cuicani (Mdz43r)

cuicani (Mdz43r)
Simplex Glyph

Glyph or Iconographic Image Description: 

This simplex glyph for the noun for singer (cuicani) can have multiple readings, including the verb cuica (to sing), the noun em>cuicatl (song),and the place name, Cuicatlan. It consists of a human face in profile, looking to our right. From the open mouth emerges a huge speech scroll with an elaborate design. The scroll is segmented, red and white, with black line drawings.

Description, Credit: 

Stephanie Wood

Added Analysis: 

The symbols inside the segments are reminiscent of symbols for writing or painting, as shown on folio 70 recto, where a "pintor" writes on a codex. See Mexicolore for this an another image (of a woman) writing/painting. The outside of the scroll of this glyph for cuicani has small, white, curling shapes that could be feathers. The elaborate decorations on the speech scroll may take speaking to a new height to represent singing.

Scrolls associated with representations of sounds can also be found coming out of drums. See, for example, Valeria Ballomia, "Sound artefacts as containers. The materiality of rhythm in ancient Mesoamerica," Pallas: Revue d'Études Antiques 15 (2021), 121–145, especially section 4.

Other symbols inside the large scroll here may include shells, including the turbinate shell that appears so often splashing off from a stream of water. See the examples of the shells called cilin and cuechtli, below. Jeanette Peterson (The Paradise Garden Murals of Malinalco, 1993, 47) identifies a song scroll in the Malinalco murals, and in it she identifies the ilhuitl sign (which also stands for writing and the tonalamatl), the shell, and a flower. So, in content, it is very similar to this glyph.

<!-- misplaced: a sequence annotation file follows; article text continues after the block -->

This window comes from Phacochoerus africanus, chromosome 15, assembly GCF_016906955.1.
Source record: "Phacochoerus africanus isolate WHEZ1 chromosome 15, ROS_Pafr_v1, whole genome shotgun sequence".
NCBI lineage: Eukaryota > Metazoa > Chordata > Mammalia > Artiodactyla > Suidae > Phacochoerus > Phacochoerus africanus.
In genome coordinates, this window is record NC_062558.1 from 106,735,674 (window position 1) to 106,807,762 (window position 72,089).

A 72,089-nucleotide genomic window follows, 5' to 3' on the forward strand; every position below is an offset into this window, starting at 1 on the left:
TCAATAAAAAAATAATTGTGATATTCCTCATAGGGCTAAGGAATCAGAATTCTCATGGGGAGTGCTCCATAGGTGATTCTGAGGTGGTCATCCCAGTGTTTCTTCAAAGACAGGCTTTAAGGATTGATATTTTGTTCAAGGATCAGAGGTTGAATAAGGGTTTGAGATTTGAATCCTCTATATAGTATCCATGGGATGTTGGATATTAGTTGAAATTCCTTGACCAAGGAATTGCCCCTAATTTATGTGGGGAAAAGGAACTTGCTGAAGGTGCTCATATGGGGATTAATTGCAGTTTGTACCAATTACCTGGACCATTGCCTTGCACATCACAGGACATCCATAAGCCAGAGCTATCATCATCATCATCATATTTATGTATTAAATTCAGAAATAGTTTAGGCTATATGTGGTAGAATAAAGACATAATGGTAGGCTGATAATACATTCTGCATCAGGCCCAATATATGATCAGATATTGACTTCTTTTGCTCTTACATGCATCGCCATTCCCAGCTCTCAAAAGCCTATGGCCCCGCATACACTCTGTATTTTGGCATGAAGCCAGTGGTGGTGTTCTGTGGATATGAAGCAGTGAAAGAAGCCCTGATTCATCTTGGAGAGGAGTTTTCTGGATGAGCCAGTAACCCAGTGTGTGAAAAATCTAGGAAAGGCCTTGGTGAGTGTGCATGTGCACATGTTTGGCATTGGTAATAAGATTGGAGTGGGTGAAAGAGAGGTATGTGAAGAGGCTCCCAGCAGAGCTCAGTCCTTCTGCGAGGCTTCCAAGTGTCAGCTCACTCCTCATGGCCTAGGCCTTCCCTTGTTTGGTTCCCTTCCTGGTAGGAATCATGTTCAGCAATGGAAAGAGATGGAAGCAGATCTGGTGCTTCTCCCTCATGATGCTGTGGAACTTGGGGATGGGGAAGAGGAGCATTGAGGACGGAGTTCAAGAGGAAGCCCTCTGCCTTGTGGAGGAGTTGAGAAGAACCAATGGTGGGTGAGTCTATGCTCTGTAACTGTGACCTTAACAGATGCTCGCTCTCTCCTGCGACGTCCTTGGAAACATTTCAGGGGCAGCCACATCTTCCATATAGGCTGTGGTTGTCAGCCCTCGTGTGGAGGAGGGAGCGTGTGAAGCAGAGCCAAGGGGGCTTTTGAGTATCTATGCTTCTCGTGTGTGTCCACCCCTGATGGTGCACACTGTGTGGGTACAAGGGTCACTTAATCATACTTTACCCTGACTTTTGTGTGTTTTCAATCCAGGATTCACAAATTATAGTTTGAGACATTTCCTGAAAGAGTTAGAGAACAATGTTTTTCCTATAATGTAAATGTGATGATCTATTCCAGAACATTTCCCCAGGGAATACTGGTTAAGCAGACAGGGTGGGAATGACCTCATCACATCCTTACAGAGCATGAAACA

Added Analysis, Credit: 

Stephanie Wood

Source Manuscript: 
Date of Manuscript: 

c. 1541, but by 1553 at the latest

Creator's Location (and place coverage): 

Mexico City

Cultural Content & Iconography: 
Cultural Content, Credit: 

Stephanie Wood


songs, singers, singing, canciones, cantando

Glyph or Iconographic Image: 
Relevant Nahuatl Dictionary Word(s): 
Glyph/Icon Name, Spanish Translation: 

el cantor

Spanish Translation, Credit: 

Stephanie Wood

Image Source: 

Codex Mendoza, folio 43 recto,, image 96 of 188.

Image Source, Rights: 

Original manuscript is held by the Bodleian Libraries, University of Oxford, MS. Arch. Selden. A. 1; used here with the UK Creative Commons, “Attribution-NonCommercial-ShareAlike 3.0 License” (CC-BY-NC-SA 3.0)